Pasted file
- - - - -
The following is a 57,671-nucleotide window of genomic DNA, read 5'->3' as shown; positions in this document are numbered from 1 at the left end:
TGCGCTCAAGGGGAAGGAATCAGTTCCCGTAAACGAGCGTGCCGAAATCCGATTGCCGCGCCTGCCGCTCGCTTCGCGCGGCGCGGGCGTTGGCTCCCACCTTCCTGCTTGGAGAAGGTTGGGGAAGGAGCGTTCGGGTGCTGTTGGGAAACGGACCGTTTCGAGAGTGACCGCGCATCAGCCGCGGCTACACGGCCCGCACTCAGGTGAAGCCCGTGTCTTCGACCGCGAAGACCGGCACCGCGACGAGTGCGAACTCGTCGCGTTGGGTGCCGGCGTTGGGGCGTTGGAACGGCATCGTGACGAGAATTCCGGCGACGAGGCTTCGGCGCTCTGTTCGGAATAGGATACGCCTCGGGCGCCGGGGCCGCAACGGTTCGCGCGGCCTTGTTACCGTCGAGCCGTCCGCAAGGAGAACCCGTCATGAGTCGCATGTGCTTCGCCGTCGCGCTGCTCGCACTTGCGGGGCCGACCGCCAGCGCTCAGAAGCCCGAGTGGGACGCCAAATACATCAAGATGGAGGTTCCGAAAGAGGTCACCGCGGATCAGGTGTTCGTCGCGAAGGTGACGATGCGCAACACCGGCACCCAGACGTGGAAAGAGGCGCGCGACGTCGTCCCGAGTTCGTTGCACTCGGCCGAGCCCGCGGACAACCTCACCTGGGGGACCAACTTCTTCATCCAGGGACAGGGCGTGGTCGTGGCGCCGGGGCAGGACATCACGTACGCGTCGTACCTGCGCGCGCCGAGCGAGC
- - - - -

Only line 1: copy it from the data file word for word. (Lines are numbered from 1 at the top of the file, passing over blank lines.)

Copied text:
The following is a 57,671-nucleotide window of genomic DNA, read 5'->3' as shown; positions in this document are numbered from 1 at the left end: